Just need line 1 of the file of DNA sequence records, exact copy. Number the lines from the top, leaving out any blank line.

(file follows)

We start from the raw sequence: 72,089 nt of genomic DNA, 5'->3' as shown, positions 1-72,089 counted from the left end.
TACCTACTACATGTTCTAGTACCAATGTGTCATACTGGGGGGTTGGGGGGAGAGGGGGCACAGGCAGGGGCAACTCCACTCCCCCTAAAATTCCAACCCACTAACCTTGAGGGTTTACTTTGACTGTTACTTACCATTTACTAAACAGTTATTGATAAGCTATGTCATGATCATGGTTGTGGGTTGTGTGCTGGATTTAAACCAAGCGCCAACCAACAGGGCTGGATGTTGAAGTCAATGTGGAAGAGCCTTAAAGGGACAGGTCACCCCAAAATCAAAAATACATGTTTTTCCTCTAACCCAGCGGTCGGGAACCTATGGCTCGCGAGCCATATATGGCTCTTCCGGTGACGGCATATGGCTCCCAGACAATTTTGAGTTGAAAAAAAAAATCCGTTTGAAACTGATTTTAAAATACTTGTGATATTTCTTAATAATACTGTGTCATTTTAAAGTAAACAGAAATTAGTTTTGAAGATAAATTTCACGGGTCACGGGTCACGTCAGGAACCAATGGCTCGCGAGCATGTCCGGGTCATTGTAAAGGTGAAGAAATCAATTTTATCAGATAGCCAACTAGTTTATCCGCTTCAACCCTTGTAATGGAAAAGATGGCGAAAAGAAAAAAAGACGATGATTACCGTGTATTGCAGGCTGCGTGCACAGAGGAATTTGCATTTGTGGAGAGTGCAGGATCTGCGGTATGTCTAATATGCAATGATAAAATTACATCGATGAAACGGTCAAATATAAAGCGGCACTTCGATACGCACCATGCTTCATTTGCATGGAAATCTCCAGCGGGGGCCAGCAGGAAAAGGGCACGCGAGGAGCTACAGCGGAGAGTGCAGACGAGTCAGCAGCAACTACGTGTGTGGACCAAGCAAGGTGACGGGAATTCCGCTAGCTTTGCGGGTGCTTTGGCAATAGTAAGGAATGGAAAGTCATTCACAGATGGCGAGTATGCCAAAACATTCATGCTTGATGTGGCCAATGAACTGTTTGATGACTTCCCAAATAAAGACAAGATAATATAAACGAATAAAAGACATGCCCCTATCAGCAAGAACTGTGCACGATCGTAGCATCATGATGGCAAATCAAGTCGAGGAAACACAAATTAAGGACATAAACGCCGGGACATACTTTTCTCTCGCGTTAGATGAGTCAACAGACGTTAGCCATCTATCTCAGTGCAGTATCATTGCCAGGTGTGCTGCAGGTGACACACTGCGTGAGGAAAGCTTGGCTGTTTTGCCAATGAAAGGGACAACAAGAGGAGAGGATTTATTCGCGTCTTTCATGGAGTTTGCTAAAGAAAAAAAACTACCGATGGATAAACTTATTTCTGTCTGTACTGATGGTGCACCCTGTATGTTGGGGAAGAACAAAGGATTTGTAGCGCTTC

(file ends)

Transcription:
We start from the raw sequence: 72,089 nt of genomic DNA, 5'->3' as shown, positions 1-72,089 counted from the left end.